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UK pig producers enjoying higher share of retail pot as prices continue to rise

7th Oct 2016 / By Alistair Driver

UK pig prices are continuing to rise, helping producers secure a higher percentage of the retail pork price.

The EU-spec SPP rose by another 1.2p/kg during the week ended October 1 to reach 142.23p/kg, almost 13p higher than the same point last year.

carcasesThe rising domestic price is continuing to be supported by significant Chinese demand, coupled to the currently strong EU price and weak pound, which is continuing to weaken.

In early trading on Friday, the pound was trading close to £1 = €1.11, a five-year low and a marked contrast to a year ago when £1 was worth around €1.35.

Low growth forecasts and low interest rates, coupled with the uncertainty around Brexit means the value of sterling is not expected to rise significantly in the short term, according to AHDB market specialist manager Stephen Howarth.

Meanwhile supplies look set to remain. Estimated slaughterings were back slightly on the previous week, down 3 per cent to 174,300 head, and 6 per cent down on a year ago.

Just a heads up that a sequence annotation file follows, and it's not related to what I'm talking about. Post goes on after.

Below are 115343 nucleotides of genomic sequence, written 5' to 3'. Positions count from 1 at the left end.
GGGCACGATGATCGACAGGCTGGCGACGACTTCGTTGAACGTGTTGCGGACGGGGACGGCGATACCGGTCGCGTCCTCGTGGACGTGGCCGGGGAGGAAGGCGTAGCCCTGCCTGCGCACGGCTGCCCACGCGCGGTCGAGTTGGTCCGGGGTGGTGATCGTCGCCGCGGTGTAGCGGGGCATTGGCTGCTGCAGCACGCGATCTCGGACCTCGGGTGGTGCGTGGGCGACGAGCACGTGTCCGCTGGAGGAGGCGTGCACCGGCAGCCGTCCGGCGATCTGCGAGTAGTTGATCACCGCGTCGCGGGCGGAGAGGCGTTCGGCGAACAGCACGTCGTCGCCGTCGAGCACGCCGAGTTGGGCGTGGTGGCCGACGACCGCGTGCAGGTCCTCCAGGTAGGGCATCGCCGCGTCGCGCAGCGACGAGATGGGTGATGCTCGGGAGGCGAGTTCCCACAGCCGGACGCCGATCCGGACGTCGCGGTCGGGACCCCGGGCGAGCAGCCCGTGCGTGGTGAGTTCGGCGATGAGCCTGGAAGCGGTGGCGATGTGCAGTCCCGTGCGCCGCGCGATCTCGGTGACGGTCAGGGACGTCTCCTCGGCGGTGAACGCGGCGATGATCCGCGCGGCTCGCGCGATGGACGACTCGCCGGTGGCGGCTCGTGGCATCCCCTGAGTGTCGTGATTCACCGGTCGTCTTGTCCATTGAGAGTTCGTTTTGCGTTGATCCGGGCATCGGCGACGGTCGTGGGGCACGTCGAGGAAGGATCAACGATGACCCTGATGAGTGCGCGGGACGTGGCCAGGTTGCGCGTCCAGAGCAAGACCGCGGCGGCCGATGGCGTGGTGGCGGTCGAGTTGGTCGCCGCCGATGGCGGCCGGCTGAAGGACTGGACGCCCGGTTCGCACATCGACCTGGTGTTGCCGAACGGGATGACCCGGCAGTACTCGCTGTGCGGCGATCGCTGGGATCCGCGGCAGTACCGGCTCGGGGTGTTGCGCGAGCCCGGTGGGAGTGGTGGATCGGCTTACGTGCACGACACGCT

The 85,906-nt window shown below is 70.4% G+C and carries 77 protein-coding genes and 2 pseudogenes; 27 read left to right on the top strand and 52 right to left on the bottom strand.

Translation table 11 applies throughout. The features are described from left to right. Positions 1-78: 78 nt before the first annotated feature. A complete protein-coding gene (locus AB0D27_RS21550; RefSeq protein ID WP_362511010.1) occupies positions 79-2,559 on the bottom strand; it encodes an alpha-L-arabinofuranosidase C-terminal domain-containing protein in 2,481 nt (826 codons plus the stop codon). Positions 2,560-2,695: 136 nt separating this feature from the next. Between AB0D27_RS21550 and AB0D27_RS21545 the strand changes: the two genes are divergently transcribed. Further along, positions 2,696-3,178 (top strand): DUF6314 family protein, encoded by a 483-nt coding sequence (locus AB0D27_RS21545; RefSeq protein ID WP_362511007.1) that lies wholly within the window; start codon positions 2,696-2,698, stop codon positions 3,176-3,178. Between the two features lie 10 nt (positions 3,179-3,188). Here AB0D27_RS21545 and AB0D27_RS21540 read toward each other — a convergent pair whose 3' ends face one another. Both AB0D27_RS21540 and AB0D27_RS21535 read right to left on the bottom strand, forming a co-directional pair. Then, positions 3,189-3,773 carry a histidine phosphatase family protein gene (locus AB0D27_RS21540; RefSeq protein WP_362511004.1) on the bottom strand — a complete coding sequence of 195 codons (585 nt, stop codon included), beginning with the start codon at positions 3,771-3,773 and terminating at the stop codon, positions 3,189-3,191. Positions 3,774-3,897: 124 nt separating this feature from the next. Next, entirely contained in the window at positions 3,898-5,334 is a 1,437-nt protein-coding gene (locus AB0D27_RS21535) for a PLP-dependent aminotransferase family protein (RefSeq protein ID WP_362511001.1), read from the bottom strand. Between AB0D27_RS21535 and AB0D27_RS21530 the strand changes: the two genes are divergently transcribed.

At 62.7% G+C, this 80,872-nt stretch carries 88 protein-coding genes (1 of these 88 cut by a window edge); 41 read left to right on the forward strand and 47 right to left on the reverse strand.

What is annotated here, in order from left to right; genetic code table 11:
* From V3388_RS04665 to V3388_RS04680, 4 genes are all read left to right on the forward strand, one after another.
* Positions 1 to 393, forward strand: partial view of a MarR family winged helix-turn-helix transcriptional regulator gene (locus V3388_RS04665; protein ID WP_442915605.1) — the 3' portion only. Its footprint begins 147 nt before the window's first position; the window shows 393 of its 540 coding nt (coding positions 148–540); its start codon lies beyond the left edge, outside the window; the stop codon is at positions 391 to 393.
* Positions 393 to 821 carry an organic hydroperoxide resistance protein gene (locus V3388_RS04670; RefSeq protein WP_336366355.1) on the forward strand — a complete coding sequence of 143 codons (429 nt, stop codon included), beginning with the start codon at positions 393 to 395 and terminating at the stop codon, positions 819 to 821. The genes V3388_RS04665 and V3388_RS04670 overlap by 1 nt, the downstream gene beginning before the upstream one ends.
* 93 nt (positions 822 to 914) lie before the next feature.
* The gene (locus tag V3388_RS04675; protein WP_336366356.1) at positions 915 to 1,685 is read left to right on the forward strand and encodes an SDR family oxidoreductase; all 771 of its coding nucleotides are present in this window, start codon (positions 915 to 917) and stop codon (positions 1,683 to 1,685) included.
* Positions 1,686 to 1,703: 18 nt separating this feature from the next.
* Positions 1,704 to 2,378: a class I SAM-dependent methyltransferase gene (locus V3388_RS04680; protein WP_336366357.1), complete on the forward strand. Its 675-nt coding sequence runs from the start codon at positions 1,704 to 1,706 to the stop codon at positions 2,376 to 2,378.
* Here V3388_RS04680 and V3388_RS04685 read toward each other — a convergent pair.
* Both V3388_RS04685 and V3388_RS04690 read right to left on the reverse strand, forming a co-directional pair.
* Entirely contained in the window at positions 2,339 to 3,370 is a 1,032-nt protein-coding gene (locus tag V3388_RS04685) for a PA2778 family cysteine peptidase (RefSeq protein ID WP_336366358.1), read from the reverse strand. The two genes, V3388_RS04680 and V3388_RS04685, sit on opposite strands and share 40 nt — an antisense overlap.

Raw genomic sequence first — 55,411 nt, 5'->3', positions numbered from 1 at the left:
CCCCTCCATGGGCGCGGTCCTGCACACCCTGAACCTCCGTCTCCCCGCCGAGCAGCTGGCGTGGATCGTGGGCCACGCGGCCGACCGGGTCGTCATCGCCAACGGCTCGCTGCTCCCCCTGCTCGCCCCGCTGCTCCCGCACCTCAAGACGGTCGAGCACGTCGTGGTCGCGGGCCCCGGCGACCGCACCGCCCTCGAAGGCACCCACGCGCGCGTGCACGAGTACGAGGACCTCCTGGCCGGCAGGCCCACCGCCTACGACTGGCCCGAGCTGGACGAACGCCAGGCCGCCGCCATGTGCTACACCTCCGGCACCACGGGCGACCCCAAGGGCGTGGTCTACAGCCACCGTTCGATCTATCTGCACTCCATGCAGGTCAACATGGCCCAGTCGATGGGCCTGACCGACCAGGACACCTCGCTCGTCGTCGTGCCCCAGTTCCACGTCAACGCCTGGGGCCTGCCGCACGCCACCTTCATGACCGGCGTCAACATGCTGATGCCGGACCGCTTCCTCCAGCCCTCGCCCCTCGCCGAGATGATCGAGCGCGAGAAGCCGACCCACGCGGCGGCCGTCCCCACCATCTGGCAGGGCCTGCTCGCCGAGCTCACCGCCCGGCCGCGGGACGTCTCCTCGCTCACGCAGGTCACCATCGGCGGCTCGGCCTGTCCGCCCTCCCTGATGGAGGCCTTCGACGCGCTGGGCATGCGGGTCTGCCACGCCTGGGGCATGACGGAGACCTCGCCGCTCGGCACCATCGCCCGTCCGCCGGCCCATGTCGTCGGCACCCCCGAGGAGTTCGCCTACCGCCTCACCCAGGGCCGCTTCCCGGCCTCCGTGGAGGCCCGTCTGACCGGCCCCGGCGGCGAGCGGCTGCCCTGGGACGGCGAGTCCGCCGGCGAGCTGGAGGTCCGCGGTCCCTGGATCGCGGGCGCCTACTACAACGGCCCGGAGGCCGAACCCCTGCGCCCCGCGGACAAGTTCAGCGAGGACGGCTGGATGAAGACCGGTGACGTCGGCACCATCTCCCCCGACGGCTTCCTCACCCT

The higher prices mean pig producers’ share of retail pork prices has now been rising for six consecutive months, reaching 37 per cent during September.

This was 1 per cent up on the previous month, and 2 per cent higher than the same period last year. However, the share still remains 3 per cent lower than the 40 per cent stake enjoyed by producers during September 2014.

As producer prices have increased, the retail price remained static during September and 1 per cent below the same point in 2015.

Lower EU consumer demand 

At EU level, consumer demand for pig meat in key markets has remained under pressure in 2016, with consumption generally falling back despite favourable prices.

For fresh pork, the summer barbecue season in northern Europe got off to a slow start, despite the European football championships, but, as the weather improved, demand for grilling cuts subsequently rose.

In Germany, the largest market in the EU, household purchases by volume of fresh pork were down by nearly 5 per cent. France and Italy also saw lower demand, as did the UK.

AHDB Pork is also reporting that the volume of pork traded between the 28 EU Member States declined by 5 per cent in the first half of 2016, compared with the first half of 2015.